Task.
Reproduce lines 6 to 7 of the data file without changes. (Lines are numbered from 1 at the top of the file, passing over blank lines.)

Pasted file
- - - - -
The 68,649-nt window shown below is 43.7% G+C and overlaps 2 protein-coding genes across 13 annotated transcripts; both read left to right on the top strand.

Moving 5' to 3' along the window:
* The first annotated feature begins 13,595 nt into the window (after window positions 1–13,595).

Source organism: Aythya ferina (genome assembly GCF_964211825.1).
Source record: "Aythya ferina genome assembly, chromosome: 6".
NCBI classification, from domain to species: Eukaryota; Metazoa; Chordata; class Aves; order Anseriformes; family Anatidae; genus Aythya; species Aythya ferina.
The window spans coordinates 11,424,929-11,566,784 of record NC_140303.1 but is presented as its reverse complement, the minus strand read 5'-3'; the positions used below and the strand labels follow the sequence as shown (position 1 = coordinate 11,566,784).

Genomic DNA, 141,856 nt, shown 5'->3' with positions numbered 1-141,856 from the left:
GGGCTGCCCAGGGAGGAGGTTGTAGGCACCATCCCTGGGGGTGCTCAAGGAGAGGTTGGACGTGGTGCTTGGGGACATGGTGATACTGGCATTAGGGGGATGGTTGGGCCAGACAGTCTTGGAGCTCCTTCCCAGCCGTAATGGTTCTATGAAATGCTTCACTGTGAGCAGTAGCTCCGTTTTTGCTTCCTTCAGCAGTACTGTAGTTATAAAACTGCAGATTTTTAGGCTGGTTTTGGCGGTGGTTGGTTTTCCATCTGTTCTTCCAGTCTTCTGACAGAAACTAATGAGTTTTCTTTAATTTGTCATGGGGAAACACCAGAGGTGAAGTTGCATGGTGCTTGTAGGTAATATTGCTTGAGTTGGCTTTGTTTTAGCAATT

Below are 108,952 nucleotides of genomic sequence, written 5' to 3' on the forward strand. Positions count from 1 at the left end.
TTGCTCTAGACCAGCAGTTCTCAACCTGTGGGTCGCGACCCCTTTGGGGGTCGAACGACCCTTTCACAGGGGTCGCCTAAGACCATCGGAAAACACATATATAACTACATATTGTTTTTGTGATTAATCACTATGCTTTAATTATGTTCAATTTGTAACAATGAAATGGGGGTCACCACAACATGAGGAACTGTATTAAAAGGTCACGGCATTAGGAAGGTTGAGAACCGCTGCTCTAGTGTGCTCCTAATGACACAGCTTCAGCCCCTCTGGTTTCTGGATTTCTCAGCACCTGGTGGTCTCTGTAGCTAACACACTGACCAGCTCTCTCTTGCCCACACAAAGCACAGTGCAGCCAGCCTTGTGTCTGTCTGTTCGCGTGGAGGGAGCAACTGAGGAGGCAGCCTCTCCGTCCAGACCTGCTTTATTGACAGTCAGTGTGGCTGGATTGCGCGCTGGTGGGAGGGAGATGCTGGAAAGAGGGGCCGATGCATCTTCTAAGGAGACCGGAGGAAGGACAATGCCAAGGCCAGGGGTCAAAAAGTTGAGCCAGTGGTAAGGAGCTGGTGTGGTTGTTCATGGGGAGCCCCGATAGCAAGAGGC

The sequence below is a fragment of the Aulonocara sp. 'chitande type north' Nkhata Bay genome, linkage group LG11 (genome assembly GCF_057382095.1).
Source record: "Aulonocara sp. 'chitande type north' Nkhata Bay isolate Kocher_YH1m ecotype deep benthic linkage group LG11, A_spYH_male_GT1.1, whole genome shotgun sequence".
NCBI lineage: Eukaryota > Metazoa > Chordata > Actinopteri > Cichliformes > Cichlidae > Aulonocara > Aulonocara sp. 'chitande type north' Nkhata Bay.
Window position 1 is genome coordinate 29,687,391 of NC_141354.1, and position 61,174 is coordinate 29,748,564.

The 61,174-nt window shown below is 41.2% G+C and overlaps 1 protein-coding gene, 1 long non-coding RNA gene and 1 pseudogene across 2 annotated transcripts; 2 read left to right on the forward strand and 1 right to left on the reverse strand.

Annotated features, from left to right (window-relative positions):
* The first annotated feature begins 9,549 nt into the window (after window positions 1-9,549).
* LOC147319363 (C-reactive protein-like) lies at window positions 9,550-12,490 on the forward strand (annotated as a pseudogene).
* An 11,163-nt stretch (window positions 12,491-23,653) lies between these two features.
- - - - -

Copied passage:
NCBI classification, from domain to species: Eukaryota; Metazoa; Chordata; class Aves; order Anseriformes; family Anatidae; genus Aythya; species Aythya ferina.
The window spans coordinates 11,424,929-11,566,784 of record NC_140303.1 but is presented as its reverse complement, the minus strand read 5'-3'; the positions used below and the strand labels follow the sequence as shown (position 1 = coordinate 11,566,784).